As for the next steps in this research, Dr. Agarwal said they plan to further investigate other potential mechanisms through which diet may have a protective effect on the brain, via examining its relationship with cerebral vascular and other pathologies, detailed neuroimaging, and newly established plasma neurodegenerative and metabolic biomarkers.
“We also plan to investigate various person-specific factors and capitalize on emerging in-vivo biomarkers and human brain tissue when available, especially in a diverse sample including more participants from different races/ethnicities,” she added.
Diet changes for brain health
Medical News Today also spoke with Molly Rapozo, RDN, registered dietician nutritionist and senior nutrition and health educator at Pacific Neuroscience Institute in Santa Monica, CA, about this study. Rapozo was not involved with the study.
“I’m an advocate for both diets, however, I do prefer MIND as a newer hybrid of Mediterranean and DASH, with modifications based on the science of nutrition and the brain,” she explained. “I appreciate the emphasis on foods that contain nutrients important for the brain. For instance, the MIND Diet is prescriptive of leafy greens which stood out as being protective in this recent study. Discussing the specific foods to include in the MIND Diet helps consumers learn about nutrient density — for example, the antioxidant value of berries.”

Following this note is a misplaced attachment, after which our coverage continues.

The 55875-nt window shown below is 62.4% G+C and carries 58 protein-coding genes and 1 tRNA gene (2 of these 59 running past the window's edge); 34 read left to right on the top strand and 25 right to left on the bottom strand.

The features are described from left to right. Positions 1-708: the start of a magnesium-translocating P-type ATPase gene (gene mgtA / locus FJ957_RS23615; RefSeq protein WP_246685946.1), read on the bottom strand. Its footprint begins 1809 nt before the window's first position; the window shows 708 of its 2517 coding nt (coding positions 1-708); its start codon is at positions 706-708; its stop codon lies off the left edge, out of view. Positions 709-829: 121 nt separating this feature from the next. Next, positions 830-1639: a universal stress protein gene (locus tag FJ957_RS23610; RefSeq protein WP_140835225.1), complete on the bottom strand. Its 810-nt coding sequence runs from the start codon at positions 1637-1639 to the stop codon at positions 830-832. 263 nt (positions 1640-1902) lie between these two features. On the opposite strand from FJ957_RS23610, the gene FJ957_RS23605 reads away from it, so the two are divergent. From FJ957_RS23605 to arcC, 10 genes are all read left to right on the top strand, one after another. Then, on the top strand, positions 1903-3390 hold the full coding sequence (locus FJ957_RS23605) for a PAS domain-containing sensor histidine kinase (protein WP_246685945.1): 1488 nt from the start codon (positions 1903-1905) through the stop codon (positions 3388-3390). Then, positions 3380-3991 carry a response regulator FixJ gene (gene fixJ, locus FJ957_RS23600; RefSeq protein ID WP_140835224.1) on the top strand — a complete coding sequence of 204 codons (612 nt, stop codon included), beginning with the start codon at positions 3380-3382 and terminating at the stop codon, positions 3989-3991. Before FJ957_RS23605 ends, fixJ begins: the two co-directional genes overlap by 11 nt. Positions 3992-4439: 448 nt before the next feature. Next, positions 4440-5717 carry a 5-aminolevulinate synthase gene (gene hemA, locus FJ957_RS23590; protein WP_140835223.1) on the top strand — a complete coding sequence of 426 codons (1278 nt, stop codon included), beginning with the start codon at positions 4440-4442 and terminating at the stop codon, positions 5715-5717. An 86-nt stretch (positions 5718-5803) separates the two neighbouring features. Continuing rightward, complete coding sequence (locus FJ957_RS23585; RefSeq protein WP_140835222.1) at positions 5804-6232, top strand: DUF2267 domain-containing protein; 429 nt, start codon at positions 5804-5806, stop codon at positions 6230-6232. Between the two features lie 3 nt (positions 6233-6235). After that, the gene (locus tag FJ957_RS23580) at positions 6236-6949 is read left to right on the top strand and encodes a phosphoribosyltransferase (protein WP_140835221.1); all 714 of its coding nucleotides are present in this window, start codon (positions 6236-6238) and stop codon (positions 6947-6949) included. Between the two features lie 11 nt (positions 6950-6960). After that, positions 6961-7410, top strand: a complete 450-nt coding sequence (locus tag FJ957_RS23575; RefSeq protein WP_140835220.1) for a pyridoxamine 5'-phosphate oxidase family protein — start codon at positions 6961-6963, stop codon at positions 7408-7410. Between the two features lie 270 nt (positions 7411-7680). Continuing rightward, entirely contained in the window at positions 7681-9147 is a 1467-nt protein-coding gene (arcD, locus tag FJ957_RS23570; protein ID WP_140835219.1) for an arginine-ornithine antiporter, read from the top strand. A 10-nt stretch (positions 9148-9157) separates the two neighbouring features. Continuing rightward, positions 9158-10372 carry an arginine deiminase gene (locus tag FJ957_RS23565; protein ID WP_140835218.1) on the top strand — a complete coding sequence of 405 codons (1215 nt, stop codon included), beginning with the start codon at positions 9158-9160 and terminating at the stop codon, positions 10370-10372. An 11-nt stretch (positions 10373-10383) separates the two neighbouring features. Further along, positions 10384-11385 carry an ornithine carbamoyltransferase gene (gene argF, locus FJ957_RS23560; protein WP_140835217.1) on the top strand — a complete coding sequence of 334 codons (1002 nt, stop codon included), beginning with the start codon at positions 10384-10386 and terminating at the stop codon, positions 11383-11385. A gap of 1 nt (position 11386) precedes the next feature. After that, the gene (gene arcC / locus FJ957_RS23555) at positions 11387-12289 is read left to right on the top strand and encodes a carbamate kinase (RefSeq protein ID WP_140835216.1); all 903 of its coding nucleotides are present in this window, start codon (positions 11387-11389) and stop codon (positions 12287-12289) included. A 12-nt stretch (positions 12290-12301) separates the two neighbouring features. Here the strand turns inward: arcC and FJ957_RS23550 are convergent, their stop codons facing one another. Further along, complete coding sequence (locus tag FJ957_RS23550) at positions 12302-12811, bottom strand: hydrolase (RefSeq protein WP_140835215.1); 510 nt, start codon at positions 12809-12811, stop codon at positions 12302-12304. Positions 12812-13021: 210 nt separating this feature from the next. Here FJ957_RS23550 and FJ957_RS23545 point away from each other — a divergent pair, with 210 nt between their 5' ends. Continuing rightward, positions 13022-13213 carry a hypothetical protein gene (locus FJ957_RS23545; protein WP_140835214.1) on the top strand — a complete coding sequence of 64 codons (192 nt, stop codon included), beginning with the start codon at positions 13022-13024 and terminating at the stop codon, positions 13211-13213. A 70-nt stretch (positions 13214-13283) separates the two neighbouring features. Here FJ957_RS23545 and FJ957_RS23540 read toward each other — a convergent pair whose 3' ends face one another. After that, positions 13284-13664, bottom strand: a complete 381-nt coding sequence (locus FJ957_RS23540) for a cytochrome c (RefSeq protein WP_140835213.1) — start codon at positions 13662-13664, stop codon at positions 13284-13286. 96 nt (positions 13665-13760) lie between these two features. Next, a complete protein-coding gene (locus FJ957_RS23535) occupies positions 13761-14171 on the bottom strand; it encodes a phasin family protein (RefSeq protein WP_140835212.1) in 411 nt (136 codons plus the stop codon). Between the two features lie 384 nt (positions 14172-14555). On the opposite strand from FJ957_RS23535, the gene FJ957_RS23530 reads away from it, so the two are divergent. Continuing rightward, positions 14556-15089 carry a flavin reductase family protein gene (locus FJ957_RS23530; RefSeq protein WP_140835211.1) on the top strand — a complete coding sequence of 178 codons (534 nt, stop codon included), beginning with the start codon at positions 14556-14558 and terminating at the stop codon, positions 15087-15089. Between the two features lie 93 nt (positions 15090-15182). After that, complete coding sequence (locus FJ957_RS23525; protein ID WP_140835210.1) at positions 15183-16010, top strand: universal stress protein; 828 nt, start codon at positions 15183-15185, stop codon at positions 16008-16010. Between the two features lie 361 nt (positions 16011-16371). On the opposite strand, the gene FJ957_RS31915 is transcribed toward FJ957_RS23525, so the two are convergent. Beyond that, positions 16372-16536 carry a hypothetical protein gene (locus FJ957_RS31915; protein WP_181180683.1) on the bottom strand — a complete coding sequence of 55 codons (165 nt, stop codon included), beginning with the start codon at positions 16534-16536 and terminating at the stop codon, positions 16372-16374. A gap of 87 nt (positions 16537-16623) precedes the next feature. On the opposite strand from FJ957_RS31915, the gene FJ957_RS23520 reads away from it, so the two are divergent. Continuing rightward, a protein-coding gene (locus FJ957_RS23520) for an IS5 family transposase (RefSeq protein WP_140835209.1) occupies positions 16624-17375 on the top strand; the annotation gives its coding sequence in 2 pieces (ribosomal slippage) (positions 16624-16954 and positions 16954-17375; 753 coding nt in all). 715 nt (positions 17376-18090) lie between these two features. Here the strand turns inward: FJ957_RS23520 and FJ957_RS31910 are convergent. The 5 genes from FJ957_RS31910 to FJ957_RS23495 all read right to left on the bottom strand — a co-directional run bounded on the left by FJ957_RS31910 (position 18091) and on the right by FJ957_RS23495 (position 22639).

For those looking to make quick changes to their diet to improve brain health, Rapozo recommended incorporating more whole plant foods into your diet.
“If leafy greens aren’t a staple already, this could be a great place to start,” she added.”There are so many ways to include leafy greens.”
Ideas from Rapozo include:
- Start at breakfast with eggs and sauteed greens, or add a handful of spinach to your morning smoothie.
- Have an entrée salad for lunch.
- Enjoy a side salad with dinner.
- Add prewashed and ready-to-eat greens to sandwiches, wraps, tacos, etc.
- Hearty greens like baby kale last longer in the fridge and may be incorporated into mixed dishes like soups, stews, and casseroles.
- Try a new leafy green or incorporate greens in a new way — for instance, bake escarole with salmon on a sheet tray.